In SQL Server 2012 there is a new feature that should be very familiar to Oracle folks called SEQUENCE.
(my wife LOVES this game)
“Creates a sequence object and specifies its properties. A sequence is a user-defined schema bound object that generates a sequence of numeric values according to the specification with which the sequence was created. The sequence of numeric values is generated in an ascending or descending order at a defined interval and can be configured to restart (cycle) when exhausted. Sequences, unlike identity columns, are not associated with specific tables. Applications refer to a sequence object to retrieve its next value. The relationship between sequences and tables is controlled by the application. User applications can reference a sequence object and coordinate the values across multiple rows and tables.”
So what did I get from this:
- It’s like Identity but not
- Can reuse values once a limit has been reached
- Sequence can be “shared” between many tables as it is it’s own object
- Has to be assigned to a schema
There are plenty of great examples on how to create and reference a SEQUENCE on the MSDN link above but where I’m struggling is why I would want to use this new functionality?
Some problems/questions I have right off the bat:
- Inserting conflict – what if 2 transactions ask for the next sequence (NEXT VALUE FOR) and both try and commit the same “OrderID”?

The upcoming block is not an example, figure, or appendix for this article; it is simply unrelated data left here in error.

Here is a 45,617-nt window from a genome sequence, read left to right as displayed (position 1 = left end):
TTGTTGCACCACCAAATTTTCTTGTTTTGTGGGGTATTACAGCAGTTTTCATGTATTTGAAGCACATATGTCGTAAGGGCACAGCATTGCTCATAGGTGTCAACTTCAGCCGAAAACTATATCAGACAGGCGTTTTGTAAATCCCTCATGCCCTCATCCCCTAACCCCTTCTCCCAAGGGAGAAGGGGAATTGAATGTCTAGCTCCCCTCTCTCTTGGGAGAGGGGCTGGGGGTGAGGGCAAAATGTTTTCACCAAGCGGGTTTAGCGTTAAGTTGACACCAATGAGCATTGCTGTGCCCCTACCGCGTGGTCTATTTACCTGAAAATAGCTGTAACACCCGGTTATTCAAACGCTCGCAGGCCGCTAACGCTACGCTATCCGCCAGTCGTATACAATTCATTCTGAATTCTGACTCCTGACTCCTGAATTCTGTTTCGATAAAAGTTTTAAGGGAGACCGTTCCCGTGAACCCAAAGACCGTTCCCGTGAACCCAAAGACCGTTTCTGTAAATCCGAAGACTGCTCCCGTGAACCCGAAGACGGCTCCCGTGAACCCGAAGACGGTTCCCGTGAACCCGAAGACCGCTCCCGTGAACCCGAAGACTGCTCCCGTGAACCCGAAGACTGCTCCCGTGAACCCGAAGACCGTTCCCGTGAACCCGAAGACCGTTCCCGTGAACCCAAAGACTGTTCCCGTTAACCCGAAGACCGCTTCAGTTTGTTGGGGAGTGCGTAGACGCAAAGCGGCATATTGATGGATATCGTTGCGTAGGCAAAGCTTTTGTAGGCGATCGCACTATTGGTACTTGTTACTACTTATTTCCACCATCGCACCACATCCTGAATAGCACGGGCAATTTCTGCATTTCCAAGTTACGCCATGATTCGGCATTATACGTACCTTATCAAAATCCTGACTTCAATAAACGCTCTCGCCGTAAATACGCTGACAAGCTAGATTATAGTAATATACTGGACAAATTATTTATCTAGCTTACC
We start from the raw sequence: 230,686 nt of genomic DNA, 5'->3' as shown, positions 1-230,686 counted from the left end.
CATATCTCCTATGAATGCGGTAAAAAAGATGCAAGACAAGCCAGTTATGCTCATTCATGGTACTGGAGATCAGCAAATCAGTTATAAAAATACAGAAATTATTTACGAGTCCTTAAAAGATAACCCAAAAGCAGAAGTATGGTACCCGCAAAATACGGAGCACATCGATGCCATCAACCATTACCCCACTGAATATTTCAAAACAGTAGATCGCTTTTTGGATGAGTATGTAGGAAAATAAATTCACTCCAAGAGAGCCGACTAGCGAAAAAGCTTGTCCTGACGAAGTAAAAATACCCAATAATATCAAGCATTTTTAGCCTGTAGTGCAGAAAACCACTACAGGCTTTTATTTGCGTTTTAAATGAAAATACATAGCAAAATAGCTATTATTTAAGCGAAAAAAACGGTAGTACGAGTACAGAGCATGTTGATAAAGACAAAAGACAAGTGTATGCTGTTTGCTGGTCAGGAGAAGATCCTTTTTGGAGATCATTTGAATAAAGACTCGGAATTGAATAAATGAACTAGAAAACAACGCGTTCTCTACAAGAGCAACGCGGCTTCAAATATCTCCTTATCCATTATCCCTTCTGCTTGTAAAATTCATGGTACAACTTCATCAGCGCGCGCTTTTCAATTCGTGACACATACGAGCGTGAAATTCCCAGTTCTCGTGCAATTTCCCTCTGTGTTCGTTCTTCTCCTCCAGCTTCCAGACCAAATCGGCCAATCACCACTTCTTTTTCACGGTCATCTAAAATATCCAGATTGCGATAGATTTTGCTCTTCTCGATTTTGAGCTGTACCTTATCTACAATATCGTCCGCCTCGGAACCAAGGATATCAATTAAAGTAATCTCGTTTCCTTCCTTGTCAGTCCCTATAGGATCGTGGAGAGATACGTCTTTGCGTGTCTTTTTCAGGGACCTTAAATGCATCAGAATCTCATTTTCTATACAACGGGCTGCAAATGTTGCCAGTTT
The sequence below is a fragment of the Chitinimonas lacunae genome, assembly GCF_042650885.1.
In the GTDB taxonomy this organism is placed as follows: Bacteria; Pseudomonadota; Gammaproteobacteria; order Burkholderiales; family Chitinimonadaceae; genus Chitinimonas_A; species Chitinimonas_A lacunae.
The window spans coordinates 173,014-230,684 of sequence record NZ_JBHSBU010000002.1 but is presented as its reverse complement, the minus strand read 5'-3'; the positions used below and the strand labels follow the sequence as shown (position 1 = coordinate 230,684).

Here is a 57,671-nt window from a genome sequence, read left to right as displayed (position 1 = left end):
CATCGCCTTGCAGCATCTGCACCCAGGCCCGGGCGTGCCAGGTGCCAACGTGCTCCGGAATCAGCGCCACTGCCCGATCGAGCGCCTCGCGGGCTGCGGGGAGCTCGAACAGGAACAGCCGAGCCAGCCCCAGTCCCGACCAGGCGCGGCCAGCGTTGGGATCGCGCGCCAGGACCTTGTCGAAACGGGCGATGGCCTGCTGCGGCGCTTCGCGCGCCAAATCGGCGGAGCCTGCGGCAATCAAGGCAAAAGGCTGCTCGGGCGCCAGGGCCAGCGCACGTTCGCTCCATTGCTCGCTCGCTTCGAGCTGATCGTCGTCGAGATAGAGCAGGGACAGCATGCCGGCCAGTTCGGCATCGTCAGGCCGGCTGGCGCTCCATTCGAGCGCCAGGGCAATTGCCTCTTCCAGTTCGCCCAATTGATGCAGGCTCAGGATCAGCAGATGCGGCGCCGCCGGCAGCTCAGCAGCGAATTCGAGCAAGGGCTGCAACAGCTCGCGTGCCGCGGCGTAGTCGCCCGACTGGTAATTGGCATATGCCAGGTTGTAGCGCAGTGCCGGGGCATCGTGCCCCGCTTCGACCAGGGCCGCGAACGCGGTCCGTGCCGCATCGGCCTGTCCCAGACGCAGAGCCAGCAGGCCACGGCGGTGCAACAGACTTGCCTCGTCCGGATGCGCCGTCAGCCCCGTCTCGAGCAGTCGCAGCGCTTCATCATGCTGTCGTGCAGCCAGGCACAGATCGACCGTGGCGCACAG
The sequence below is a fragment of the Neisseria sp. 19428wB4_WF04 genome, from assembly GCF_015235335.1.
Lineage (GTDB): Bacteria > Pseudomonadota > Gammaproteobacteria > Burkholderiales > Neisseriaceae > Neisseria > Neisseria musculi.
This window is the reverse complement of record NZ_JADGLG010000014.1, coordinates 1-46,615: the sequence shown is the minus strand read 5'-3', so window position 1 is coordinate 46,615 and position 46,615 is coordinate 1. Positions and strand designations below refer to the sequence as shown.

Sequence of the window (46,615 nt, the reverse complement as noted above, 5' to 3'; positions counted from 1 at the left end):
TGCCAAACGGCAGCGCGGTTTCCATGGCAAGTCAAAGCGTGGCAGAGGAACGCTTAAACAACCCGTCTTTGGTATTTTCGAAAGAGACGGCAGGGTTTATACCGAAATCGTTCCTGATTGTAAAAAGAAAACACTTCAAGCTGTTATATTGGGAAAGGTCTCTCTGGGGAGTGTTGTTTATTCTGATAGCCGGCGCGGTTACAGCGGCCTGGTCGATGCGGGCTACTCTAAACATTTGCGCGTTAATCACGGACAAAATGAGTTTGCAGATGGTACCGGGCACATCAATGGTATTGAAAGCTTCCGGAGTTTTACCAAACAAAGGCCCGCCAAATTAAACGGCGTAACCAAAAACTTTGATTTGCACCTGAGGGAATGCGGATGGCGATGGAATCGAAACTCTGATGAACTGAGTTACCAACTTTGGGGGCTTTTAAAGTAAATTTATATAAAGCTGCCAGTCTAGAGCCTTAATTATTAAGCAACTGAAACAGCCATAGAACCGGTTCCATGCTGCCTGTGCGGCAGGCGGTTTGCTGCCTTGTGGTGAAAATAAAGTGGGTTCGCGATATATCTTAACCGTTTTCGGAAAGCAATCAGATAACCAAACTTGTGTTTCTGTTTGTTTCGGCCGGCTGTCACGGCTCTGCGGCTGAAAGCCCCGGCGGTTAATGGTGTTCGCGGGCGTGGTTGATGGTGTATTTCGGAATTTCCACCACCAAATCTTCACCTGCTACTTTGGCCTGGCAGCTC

- IDENTITY columns can’t be updated “accidentally” … other then the use of a trigger I don’t see how you could prevent an update to a column referencing a sequence
- Reusing sequences just sounds dangerous
I did a quick test of the “Inserting Conflict” issue and created a SEQUENCE:
CREATE SEQUENCE dbo.TestSequence1 AS int START WITH 1 INCREMENT BY 1
Then I opened 2 mgmt studio query windows and ran the following:
DECLARE @NextSequence as int BEGIN TRAN SELECT @NextSequence = NEXT VALUE FOR dbo.TestSequence1 SELECT @NextSequence
and I’m happy to report that getting the “NEXT VALUE” increments the sequence so as long as you do this within a transaction you should be good to go without worrying about an INSERT conflict.
So where does that leave me?
It leaves me still asking WHY… so where is where the “win a prize” comes in…
HOW TO WIN A PRIZE
In the comments section if you can give me a reason or a use-case as to why/how you would use this over IDENTITY you could win a prize 🙂
Now the winner is going to be the reason/use-case/comment that best explains to ME how/why you would use SEQUENCE and why it would be a better solution than an IDENTITY.
Contest end date of: Feb 10th
If you’d like to chat with me about this or anything else (SQL or other) please leave a comment or hit me up on my Twitter: @ColinStasiuk